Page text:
The aftermath of Tony Scott’s shock death revealed how his films divided cinephiles and were not given much thought. Ignatiy Vishnevetsky’s excellent article points to this:
While the last few years have seen Scott embraced by a certain cinephilic community (the Cinema Scope crowd, the Mann-Scott-Baysian "vulgar auteurists," etc.), he remains, for the most part, a director of immensely popular and commercially successful films who has never been all that popular or successful with critics or "serious film types."
I was certainly not aware of this polarization even though I should have figured something was amiss given the lack of articles exploring his works. I had seen 12 out of his 16 directed features but I couldn't remember reading a single in-depth critical analysis of his films, although many articles have now surfaced, some of which were written a few years ago. One of those older must read articles is Cinema Scope’s brilliant piece which uses Deja Vu as a jumping point to gaze at other Tony Scott features.
All the wonderful articles on Tony Scott inspired a quick film spotlight. The starting point was obviously to catch up with the 4 missing films from my viewing list, The Hunger (1983), Revenge (1990), Man on Fire (2004) and Deja Vu (2006). I revisited a few other titles to have an eight film spotlight, half of Tony’s total feature output.
The Hunger (1983)
Days of Thunder (1990)
True Romance (1993)
Man on Fire (2004)
Deja Vu (2006)
Trying to maintain control
"Control is an illusion," Kidman already said to Cruise’s NASCAR driver way back in Days of Thunder (1990), and in hindsight it seems an announcement of themes, even style. -- Cinema Scope 29
Christoph Huber and Mark Peranson hit the nail on the head with regards to “control” in Tony’s films. Obvious examples are films in which characters try to control fast moving objects such as planes in Top Gun, cars in Days of Thunder and a speeding train in Unstoppable. However, control is not limited to objects and a few of Tony Scott’s films explore emotional control. Crimson Tide is about staying calm and in control, something which is required in Domino & Man on Fire as well. On the other hand, The Hunger, True Romance & Revenge depict events that unfold when characters give in to their urges and fail to keep their emotions in check. It is incredibly difficult to maintain control when love is involved so it is not a surprize to find that a lot of Tony Scott’s films have love at their core. True Romance and Revenge are clear examples but Tony’s films are not limited to physical love but explore compassion and parental love as well. In Spy Game, Brad Pitt’s Tom Bishop puts his life in danger because of a woman (Catherine McCormack’s character of Elizabeth Hadley) while Nathan Muir (Robert Redford) puts his life savings and reputation on the line because of the father-son like relationship he shares with Bishop. A parental concern is also echoed in Man on Fire with Denzel Washington’s desire to save young Pita (Dakota Fanning). Deja Vu shows that love can manifest itself even when two people don’t share the same physical space. In the film, Denzel Washington’s Doug Carlin falls madly in love with Claire Kuchever (Paula Patton) just by looking at photos and pixels of her.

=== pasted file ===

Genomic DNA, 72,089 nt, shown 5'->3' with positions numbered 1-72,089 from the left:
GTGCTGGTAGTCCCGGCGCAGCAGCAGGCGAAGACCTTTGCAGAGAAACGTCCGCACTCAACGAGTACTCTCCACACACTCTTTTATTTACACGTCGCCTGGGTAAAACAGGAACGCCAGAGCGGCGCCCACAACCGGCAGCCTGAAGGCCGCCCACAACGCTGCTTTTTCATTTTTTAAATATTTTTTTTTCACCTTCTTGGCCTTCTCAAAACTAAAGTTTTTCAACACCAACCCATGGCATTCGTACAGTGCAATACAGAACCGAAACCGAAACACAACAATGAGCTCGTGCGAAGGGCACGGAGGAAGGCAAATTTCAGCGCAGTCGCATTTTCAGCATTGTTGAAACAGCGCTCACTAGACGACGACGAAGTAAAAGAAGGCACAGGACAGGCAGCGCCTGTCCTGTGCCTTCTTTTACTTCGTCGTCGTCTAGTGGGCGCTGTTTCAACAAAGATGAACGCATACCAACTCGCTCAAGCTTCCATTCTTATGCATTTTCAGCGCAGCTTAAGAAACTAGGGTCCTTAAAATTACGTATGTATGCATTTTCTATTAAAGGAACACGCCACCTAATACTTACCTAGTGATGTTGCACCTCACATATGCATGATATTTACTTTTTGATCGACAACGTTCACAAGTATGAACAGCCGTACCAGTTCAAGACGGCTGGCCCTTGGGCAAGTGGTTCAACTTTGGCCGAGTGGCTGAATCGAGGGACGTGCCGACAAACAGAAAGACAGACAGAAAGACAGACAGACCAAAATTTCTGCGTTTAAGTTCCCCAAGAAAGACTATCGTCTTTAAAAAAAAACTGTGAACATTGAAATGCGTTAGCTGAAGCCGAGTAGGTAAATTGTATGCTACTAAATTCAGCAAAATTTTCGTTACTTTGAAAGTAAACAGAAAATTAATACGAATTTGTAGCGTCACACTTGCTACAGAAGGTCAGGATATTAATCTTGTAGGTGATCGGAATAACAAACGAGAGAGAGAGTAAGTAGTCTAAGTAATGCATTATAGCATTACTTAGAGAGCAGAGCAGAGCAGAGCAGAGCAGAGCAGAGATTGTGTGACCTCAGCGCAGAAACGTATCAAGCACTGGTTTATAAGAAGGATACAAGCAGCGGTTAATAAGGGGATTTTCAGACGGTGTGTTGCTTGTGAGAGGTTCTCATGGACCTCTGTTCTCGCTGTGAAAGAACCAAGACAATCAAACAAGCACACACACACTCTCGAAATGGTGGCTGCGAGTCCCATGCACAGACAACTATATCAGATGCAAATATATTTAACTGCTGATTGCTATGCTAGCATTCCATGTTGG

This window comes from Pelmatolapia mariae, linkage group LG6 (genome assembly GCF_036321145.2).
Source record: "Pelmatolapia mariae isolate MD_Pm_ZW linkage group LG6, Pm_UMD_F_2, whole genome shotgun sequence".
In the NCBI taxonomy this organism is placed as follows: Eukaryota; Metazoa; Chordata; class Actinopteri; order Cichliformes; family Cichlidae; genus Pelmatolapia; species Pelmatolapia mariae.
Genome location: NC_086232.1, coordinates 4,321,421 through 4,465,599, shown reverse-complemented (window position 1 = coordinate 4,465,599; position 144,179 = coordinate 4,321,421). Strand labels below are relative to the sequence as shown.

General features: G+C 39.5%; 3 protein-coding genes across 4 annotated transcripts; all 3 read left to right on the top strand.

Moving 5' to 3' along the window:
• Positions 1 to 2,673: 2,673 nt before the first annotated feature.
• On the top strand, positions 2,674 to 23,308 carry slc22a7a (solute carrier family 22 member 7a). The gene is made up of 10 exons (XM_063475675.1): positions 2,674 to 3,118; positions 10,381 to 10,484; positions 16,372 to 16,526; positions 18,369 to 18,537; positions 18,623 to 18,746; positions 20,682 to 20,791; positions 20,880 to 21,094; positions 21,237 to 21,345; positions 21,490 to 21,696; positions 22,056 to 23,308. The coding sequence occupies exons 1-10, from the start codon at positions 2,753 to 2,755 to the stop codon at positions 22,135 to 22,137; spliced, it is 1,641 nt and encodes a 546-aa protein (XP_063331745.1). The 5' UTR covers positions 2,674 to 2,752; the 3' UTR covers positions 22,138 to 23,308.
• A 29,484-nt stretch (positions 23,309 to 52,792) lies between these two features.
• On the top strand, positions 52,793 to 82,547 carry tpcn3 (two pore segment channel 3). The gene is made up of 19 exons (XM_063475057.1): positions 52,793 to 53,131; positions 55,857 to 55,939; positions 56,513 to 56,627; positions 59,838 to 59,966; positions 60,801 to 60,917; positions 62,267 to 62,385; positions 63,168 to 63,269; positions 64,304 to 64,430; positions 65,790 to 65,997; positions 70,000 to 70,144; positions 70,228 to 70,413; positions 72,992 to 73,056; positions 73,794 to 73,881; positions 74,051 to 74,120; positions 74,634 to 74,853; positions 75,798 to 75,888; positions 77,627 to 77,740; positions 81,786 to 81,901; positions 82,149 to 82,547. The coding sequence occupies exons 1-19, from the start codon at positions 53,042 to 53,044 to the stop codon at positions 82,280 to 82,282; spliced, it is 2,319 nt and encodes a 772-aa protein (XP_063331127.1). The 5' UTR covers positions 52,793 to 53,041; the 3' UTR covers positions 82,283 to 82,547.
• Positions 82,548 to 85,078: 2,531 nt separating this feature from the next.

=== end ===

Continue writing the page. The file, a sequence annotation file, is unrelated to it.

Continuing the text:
Love is present in many of Tony’s films but that emotion does not dominate the films which are jam packed with thought provoking ideas packaged in a pulsating framework. Spy Game is set against the backdrop of complicated political policies, Man on Fire looks at corruption and kidnappings in Mexico, Deja Vu examines the possibilities when space-time is folded while Domino is a fierce commentary on reality television. As a result, Scott’s films are not hollow entertainment but offer an insight into society and human behavior in general.
There are many Tony Scott films that I have enjoyed and revisited multiples times over the years but the following would be a current rough ordering:
1. Deja Vu: The film perfectly mixes elements of Rear Window and Minority Report with a tender loving touch.
2. Spy Game: Espionage, terrorism, compassion and some clever trickery while the clock ticks away.
3. The Taking of Pelham 123
4. Unstoppable: Besides the obvious attempt to control a runaway train, the film is also a brilliant take on the modern economic crisis by showing how an employee's blind rush results in a problem that gets bigger with each passing minute. If this employee had taken an extra few minutes to properly complete his job, then a small one person problem would not have turned into a gigantic mess that impacted millions.
Of course, just like Deja Vu this list would have been completely different four days ago.
Domino (written by Richard Kelly) and True Romance (written by Quentin Tarantino) also show that Tony Scott nicely incorporated the writers sentiments with his visual take on the material. One can observe seeds of Kelly’s Southland Tales in Domino with regards to an over hyped pop culture while Tarantino’s trademark crisp dialogues and love of movies are all over True Romance.
And lastly, if I had to pick one frame to depict the sentiment of control and speed shown in Tony Scott’s films, I would pick the wheelchair race in Days of Thunder that takes places in the hospital between Cole Trickle (Tom Cruise) and Rowdy Burns (Michael Rooker). In the scene, a nurse is pushing Rowdy’s wheelchair down the hall when Cole’s wheelchair enters the frame. For a few brief seconds, Cole and Rowdy find themselves side by side before Cole decides to edge his chair forward a bit. Cole’s act is a call to war for Rowdy who then pushes himself ahead. And it isn’t too long before both Cole and Rowdy are racing down the hospital in their wheelchairs. A race that started in cars continues in wheelchairs. And even if there were no wheelchairs, both characters would have still found a way to race against each other. No injury could remove the urge to speed from their DNA.